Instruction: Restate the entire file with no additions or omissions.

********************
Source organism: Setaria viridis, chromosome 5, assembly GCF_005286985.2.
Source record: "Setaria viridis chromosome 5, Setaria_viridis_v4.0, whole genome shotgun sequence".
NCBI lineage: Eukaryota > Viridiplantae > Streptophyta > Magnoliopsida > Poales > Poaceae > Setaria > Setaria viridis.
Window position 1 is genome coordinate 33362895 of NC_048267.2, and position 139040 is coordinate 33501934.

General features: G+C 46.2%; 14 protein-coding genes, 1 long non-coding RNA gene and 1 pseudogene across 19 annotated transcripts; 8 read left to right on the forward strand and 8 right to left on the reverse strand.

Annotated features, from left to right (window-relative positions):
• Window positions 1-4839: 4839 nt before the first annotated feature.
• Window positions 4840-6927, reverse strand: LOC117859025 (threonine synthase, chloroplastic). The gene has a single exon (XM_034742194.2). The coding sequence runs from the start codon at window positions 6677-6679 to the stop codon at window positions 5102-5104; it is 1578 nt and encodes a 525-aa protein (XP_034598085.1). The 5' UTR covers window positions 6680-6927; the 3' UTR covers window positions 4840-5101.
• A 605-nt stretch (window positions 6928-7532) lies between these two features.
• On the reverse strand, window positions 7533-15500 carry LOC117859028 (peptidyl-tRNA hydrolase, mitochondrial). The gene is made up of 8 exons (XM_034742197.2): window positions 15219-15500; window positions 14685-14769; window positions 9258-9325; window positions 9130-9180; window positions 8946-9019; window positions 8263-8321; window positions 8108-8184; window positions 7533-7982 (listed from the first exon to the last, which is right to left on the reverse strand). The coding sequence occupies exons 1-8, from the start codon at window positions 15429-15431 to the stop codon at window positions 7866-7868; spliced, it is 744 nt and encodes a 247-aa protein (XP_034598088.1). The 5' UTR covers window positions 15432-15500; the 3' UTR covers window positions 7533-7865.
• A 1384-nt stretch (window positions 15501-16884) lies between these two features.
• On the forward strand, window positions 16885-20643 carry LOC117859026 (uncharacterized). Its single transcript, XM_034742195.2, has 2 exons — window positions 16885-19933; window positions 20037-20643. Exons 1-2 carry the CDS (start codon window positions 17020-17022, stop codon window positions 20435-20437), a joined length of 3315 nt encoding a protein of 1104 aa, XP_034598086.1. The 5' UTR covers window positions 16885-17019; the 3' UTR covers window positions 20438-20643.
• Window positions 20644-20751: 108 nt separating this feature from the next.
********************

Source organism: Setaria viridis, chromosome 5, assembly GCF_005286985.2.
Source record: "Setaria viridis chromosome 5, Setaria_viridis_v4.0, whole genome shotgun sequence".
NCBI lineage: Eukaryota > Viridiplantae > Streptophyta > Magnoliopsida > Poales > Poaceae > Setaria > Setaria viridis.
Window position 1 is genome coordinate 33362895 of NC_048267.2, and position 139040 is coordinate 33501934.

General features: G+C 46.2%; 14 protein-coding genes, 1 long non-coding RNA gene and 1 pseudogene across 19 annotated transcripts; 8 read left to right on the forward strand and 8 right to left on the reverse strand.

Annotated features, from left to right (window-relative positions):
• Window positions 1-4839: 4839 nt before the first annotated feature.
• Window positions 4840-6927, reverse strand: LOC117859025 (threonine synthase, chloroplastic). The gene has a single exon (XM_034742194.2). The coding sequence runs from the start codon at window positions 6677-6679 to the stop codon at window positions 5102-5104; it is 1578 nt and encodes a 525-aa protein (XP_034598085.1). The 5' UTR covers window positions 6680-6927; the 3' UTR covers window positions 4840-5101.
• A 605-nt stretch (window positions 6928-7532) lies between these two features.
• On the reverse strand, window positions 7533-15500 carry LOC117859028 (peptidyl-tRNA hydrolase, mitochondrial). The gene is made up of 8 exons (XM_034742197.2): window positions 15219-15500; window positions 14685-14769; window positions 9258-9325; window positions 9130-9180; window positions 8946-9019; window positions 8263-8321; window positions 8108-8184; window positions 7533-7982 (listed from the first exon to the last, which is right to left on the reverse strand). The coding sequence occupies exons 1-8, from the start codon at window positions 15429-15431 to the stop codon at window positions 7866-7868; spliced, it is 744 nt and encodes a 247-aa protein (XP_034598088.1). The 5' UTR covers window positions 15432-15500; the 3' UTR covers window positions 7533-7865.
• A 1384-nt stretch (window positions 15501-16884) lies between these two features.
• On the forward strand, window positions 16885-20643 carry LOC117859026 (uncharacterized). Its single transcript, XM_034742195.2, has 2 exons — window positions 16885-19933; window positions 20037-20643. Exons 1-2 carry the CDS (start codon window positions 17020-17022, stop codon window positions 20435-20437), a joined length of 3315 nt encoding a protein of 1104 aa, XP_034598086.1. The 5' UTR covers window positions 16885-17019; the 3' UTR covers window positions 20438-20643.
• Window positions 20644-20751: 108 nt separating this feature from the next.